Exercising Discretion in Border Areas: On the Changing Social Surround and Decision Field of Internal Border Control in the Netherlands
International Journal of Migration and Border Studies 2(4): 382-402
21 Pages Posted: 5 Dec 2017
Date Written: 2016
Most of the research on discretion focuses on the street-level decisions of law enforcement officials. By focusing on the micro level, these studies neglect the fact that decisions are not made within a vacuum but rather within a broader political, legal and societal context. This article not only sheds light on the understudied area of border policing, it also aims to give insight into the broader context that might influence the street-level decision-making of Dutch Border police officers. By means of a discourse analysis of over 250 documents, the research shows how the social surround and the decision field of border security in the Netherlands develops over a period of 20 years. The results of the study not only show how Dutch border security is increasingly directed at the criminal immigrant, but also the increased use of and belief in intelligence-based and technology-driven decision-making.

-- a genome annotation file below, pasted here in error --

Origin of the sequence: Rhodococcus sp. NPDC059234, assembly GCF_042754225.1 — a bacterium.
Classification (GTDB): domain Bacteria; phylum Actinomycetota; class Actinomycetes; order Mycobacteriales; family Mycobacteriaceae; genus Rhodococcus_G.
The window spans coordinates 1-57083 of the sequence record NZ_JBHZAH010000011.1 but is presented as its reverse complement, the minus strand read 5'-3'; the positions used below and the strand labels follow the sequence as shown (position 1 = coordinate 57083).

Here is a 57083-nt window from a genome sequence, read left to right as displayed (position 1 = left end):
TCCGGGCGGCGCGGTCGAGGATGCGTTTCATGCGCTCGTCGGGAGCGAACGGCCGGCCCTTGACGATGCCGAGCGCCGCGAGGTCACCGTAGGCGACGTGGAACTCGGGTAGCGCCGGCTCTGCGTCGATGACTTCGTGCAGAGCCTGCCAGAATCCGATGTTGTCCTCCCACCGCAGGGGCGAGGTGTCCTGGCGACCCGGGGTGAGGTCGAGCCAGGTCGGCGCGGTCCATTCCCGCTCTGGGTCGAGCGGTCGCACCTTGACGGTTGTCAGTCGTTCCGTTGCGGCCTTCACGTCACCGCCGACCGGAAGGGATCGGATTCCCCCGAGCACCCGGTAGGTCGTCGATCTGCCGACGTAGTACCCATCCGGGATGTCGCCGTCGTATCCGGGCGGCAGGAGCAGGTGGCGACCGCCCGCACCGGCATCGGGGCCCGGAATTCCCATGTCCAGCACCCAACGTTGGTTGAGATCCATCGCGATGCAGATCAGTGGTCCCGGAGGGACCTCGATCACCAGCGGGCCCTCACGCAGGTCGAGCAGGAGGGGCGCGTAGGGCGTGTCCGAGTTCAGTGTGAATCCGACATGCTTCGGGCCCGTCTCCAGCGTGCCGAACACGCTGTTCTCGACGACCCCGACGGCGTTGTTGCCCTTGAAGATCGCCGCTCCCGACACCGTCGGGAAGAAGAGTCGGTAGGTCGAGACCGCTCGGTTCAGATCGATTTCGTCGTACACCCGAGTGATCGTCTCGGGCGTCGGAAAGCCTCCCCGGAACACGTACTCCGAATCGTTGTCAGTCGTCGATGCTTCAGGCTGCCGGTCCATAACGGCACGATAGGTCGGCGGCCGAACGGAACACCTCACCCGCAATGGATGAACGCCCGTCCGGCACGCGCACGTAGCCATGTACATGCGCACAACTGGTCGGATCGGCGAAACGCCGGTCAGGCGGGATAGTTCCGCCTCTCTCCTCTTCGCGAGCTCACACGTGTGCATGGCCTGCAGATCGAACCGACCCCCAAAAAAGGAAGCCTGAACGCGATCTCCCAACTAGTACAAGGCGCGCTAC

Keywords: decision field, Netherlands, immigration, technology, discretionary powers, border control, social surround
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